The current status of film censorship is MPAA’s policies, which director Kirby Dick finds out in “This Film Is Not Yet Rated” aren’t specific or listed. According to the documentary, ratings for films are chosen by an anonymous group of parents. In the documentary Joan Graves, who is the head of the Classification and Rating Administration for the MPAA, said that the MPAA ratings board is comprised of parents with children from 5 to 17 years old. It would seem that parents would be a bias group when it comes to film ratings. The MPAA raters aren’t objective when it comes to the way they rate films according to “This Film Is Not Yet Rated.” The MPAA seems to favor violence over sex when it comes to ratings. Explicit violence seems to always get R ratings, while explicit sex receives the dreaded NC-17 rating the majority of the time.

In 1998 when Kimberly Peirce’s film “Boys Don’t Cry” came back to her with a NC-17 rating she was stunned. The MPAA said that there were three things objectionable about the film that garnered the NC-17 rating. Those three things were: a scene involving homosexual oral sex, a scene involving anal rape, and a scene involving an orgasm that “lasts too long.” The MPAA, however, was fine with a scene where a character in the film is shot through the head rather violently. The MPAA gives explicitly violent films like Steven Spielberg’s 1998 film “Saving Private Ryan” R ratings, while a film like Wayne Kramer’s “The Cooler” (2003) is given a NC-17 rating simply for showing the pubic hair of actress Maria Bello (Dick).

Dick’s film also states that scenes involving females engaged in sexual acts are treated differently than ones with males engaged in sexual acts. The MPAA allowed a masturbation scene by a male in Sam Mendes’s film “American Beauty” to remain in the film with a R rating, while a similar scene involving a female in Jamie Babbit’s film “But I’m a Cheerleader” was told to be removed or the film would receive a NC-17. A scene in Barbet Schroeder’s film “Single White Female” where a male is receiving oral sex was given an R rating, where as a scene in “Boys Don’t Cry” where a female is receiving oral sex was given a NC-17 (Dick). Filmmakers are also not given a list of what can and can’t appear in films and the MPAA isn’t consistent enough with their rulings for directors to know what is and isn’t acceptable. Sharon Stone showing pubic hair in Paul Verhoeven’s “Basic Instinct” was alright for an R rating, but Bello’s pubic hair gets a NC-17. (Dick)  Not only is the MPAA censoring film, but it is also unfair and sexist in the way they censor film. However, if a director and studio is looking to make money on a film they must receive an R rating, which means abiding by the MPAA’s regulations. Box office analyst Paul Dergarabedian states in “This Film Is Not Yet Rated” that, “Theatres and people don’t see NC-17 films. The difference between R and NC-17 could be millions of dollars.”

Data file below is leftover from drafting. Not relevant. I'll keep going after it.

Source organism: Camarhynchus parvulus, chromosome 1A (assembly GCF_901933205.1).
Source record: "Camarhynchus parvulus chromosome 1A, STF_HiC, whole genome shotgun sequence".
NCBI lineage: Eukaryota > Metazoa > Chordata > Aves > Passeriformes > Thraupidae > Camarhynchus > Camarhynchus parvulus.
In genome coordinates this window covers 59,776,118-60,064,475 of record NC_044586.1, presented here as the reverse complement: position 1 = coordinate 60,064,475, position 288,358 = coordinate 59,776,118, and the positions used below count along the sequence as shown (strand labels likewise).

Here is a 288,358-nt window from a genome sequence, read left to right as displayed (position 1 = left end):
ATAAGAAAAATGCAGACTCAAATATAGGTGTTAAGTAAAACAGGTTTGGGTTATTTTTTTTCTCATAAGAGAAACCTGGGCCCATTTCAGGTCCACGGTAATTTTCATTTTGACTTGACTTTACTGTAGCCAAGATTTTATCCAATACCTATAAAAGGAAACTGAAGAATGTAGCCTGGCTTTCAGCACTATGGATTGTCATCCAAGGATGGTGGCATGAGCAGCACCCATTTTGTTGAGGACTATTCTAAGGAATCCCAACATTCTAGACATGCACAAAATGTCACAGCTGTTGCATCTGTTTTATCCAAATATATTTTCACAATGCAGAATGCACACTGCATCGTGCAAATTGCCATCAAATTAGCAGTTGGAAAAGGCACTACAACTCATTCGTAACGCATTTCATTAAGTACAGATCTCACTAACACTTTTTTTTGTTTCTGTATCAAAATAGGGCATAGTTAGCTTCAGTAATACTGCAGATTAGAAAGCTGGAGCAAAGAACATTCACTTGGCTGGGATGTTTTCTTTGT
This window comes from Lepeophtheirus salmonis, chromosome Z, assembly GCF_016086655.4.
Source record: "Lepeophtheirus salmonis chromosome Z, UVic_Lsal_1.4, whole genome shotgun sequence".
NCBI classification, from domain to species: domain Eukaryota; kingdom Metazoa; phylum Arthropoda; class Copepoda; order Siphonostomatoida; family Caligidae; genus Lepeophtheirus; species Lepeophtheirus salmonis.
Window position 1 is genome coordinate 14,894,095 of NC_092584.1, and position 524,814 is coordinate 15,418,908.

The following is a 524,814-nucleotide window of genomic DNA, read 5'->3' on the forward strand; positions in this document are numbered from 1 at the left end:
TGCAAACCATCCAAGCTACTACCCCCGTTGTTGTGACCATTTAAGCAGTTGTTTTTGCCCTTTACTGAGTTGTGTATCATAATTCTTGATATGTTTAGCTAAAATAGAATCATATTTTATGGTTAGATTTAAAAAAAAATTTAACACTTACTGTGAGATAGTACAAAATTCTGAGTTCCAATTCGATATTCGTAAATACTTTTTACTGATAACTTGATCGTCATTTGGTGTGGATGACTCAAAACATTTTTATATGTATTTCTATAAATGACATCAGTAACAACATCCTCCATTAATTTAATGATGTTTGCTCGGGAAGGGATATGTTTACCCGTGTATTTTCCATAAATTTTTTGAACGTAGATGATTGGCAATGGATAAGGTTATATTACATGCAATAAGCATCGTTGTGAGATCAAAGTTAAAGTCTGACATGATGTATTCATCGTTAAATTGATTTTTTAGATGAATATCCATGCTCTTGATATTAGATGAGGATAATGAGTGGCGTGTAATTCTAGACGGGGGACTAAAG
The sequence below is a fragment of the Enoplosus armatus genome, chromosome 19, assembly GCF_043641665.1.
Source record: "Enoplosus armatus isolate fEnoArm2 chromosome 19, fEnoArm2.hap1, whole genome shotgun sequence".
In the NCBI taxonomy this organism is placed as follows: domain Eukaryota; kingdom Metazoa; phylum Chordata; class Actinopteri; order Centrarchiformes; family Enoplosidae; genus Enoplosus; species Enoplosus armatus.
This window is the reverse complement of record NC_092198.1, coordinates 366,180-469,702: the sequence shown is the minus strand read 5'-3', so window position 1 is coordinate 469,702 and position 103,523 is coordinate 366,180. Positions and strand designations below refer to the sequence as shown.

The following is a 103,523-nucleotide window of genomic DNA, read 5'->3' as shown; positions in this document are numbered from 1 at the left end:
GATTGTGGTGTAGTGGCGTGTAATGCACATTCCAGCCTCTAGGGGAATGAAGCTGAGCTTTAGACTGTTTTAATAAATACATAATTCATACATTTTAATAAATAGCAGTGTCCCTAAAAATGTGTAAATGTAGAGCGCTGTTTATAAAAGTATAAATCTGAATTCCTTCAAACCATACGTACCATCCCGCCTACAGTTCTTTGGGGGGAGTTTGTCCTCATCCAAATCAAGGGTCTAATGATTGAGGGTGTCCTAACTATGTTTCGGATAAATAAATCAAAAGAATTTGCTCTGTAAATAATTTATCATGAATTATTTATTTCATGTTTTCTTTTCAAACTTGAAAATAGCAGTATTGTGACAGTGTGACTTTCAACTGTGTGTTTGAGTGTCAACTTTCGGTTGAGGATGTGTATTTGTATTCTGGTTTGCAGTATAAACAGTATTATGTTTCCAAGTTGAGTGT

There are of course those opposing viewpoints that believe that film should be strictly regulated and some even believe it isn’t regulated enough. The parents of children and religious groups seem to be the ones who advocate stricter regulations and censorship. Philip Anshutz mentioned that 2,146 R rated movies were released between 2002 and 2006. In the same time period the Hollywood movie industry released 137 movies that were rated G and 252 movies that were rated PG. In that four year span from 2002-2006 Hollywood released more than five times as many R-rated movies as it did movies rated G or PG (Anshutz). However, of the fifty highest money ranking films of all-time, not a single one of them has an R rating. (Filmsite) So, some advocates for regulation wonder why there are so many R rated films, when G and PG rated films fare better at the box office.

Some people believe it’s perfectly acceptable to censor films. Nick Gillespie wrote about a case in which a company called, CleanFlicks, based in Utah was deleting sex, violence, and foul language from movies and then re-selling them to their customers, many who preferred buying these edited copies for religious reasons. The most widely reported edit of any movie was the deletion of Kate Winslet’s exposed breast in “Titanic.” Because the movies that CleanFlicks were editing were all copy written, what the company was doing was deemed illegal and was damaging creative expression (Gillespie).